Upswift agent automatically recognizes new hardware based on the MAC addresses of the device. The next 2 methods can help you install Upswift on a fleet of devices easily without the need to register each device separately.
Register devices by duplicating an existing OS image that has the Upswift Agent installed inside it.
Install Upswift agent on 1 device and make sure the device has been registered at Upswift dashboard.
Duplicate this device image, and burn it on other SD cards or emmc flashes.
Boot a new device with the duplicated image, Upswift agent will automatically recognize that it is running on new hardware and will register that device as a new device.
Register devices by coping Upswift agent to the build of your custom OS (mainly for Yocto, Buildroot, Debian based images).
Copy the Installation command and run it on one of your device's terminal.
Copy the next files/directories to the offline device file system:
Depends if you have
Paste those files at the same paths on the build of the OS file-system.
*In case of using
Systemd, please also paste
Boot a new device
Upswift is capable of registering new devices by duplicating an image that has Upswift agent installed inside it. Upswift device registration algorithm depends on the MAC addresses of the devices. Every device has at least 1 MAC address. There are devices that have several MAC addresses, but at least 1 of them is unique and persistent across reboots. There might be situations when some of the MAC addresses are changing after a reboot. You can find out if this is the situation with your devices by checking your MAC addresses, reboot the device, and check them again.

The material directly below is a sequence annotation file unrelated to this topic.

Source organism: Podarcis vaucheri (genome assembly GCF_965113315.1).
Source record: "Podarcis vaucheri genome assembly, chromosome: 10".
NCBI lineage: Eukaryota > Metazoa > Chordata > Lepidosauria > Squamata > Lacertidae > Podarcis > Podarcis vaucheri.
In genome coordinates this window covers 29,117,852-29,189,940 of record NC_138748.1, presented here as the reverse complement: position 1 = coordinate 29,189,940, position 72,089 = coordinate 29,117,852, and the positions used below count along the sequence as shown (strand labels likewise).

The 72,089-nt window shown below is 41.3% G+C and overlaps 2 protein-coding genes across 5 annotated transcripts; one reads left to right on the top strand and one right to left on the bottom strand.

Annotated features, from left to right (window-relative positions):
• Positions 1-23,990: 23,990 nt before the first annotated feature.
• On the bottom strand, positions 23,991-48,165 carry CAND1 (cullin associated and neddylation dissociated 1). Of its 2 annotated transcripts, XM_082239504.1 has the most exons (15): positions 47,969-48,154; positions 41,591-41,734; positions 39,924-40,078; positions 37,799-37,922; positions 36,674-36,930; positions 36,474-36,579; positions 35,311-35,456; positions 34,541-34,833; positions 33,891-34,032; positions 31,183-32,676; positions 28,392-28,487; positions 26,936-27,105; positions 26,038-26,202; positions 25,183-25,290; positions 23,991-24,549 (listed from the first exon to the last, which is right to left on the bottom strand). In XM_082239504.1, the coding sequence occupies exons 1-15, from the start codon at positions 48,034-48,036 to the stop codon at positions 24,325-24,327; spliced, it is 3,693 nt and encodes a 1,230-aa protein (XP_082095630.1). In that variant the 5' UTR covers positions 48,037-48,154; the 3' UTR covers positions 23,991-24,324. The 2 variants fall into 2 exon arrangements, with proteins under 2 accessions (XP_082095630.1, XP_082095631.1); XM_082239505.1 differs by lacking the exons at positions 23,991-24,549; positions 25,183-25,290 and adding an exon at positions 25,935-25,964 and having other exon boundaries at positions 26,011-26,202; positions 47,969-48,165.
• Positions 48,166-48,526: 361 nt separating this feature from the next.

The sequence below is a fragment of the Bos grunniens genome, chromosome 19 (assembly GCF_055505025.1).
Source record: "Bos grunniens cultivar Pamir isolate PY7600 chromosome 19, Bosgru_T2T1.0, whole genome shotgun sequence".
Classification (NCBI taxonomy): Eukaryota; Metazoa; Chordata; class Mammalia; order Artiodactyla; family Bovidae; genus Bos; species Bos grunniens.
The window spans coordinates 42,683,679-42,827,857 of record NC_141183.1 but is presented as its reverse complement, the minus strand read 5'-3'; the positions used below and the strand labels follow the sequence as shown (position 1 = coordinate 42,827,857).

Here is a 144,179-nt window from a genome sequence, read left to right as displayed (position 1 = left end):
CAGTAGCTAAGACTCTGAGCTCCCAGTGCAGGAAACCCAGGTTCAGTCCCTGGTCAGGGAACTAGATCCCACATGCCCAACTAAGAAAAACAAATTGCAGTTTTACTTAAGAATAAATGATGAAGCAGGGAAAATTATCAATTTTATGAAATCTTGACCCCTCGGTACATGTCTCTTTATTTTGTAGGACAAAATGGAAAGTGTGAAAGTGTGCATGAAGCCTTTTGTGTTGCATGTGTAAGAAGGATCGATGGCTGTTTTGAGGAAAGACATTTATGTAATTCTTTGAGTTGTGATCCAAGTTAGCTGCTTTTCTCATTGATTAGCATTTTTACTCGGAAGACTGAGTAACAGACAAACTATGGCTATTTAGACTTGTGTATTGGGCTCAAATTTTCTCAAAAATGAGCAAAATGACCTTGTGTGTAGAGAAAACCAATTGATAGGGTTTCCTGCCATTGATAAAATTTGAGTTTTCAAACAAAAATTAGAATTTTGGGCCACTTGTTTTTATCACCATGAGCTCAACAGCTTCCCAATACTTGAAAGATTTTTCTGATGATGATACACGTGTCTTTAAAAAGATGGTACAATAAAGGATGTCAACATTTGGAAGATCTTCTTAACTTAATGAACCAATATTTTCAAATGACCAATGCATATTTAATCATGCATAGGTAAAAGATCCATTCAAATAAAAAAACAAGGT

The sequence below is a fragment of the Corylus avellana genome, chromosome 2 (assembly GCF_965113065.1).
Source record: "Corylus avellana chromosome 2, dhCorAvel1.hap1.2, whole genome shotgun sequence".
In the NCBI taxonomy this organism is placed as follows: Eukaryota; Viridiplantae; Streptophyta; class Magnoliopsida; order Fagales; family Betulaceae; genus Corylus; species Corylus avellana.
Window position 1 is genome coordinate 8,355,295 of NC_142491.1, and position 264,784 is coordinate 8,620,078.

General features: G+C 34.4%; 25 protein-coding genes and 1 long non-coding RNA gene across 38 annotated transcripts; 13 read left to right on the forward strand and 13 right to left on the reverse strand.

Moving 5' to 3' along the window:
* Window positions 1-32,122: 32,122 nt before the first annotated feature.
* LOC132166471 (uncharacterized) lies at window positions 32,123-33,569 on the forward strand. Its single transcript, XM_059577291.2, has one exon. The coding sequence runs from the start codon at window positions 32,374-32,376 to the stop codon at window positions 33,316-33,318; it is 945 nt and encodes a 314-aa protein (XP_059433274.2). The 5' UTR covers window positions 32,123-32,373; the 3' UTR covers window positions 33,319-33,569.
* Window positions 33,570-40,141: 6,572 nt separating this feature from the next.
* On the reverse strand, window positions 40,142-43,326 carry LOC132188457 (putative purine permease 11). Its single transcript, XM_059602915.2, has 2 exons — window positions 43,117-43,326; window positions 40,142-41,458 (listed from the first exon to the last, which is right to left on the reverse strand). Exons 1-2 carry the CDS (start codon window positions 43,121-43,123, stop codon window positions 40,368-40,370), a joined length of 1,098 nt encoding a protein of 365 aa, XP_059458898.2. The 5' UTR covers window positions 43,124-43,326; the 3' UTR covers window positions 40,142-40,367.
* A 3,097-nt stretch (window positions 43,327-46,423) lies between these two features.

If you are going to register new devices by duplicating an image, you have to check the checkbox that you are using this method and enter the number of the persistent MAC addresses your devices have at the Account Settings. This will adopt the new devices registration algorithm for your account to work with the type of your devices.
You have 5 devices, all of them have 1 MAC address each. In that case, you will enter the number 1 at the persistent MAC addresses input.
You have 5 devices, all of them have 3 MAC addresses each. If so, you have to check how many of those MAC addresses are persistent across reboots. Let's say, 2 of them are persistent (meaning they are not changing when you reboot the device) and 1 of them changes every reboot. In that case, you will enter the number 2 at the persistent MAC addresses input.
You have 5 devices, some of them have 3 MAC addresses and others have 2 MAC addresses. In that case, you have to check how many of those MAC addresses are persistent across reboots for both types of devices. Let's say that 1 MAC address is persistent on the devices that have 2 MAC addresses in total, and 2 MAC addresses are persistent on the devices that have 3 MAC addresses in total, then you will enter the lower number of them at the persistent MAC addresses input, which is 1 in this case.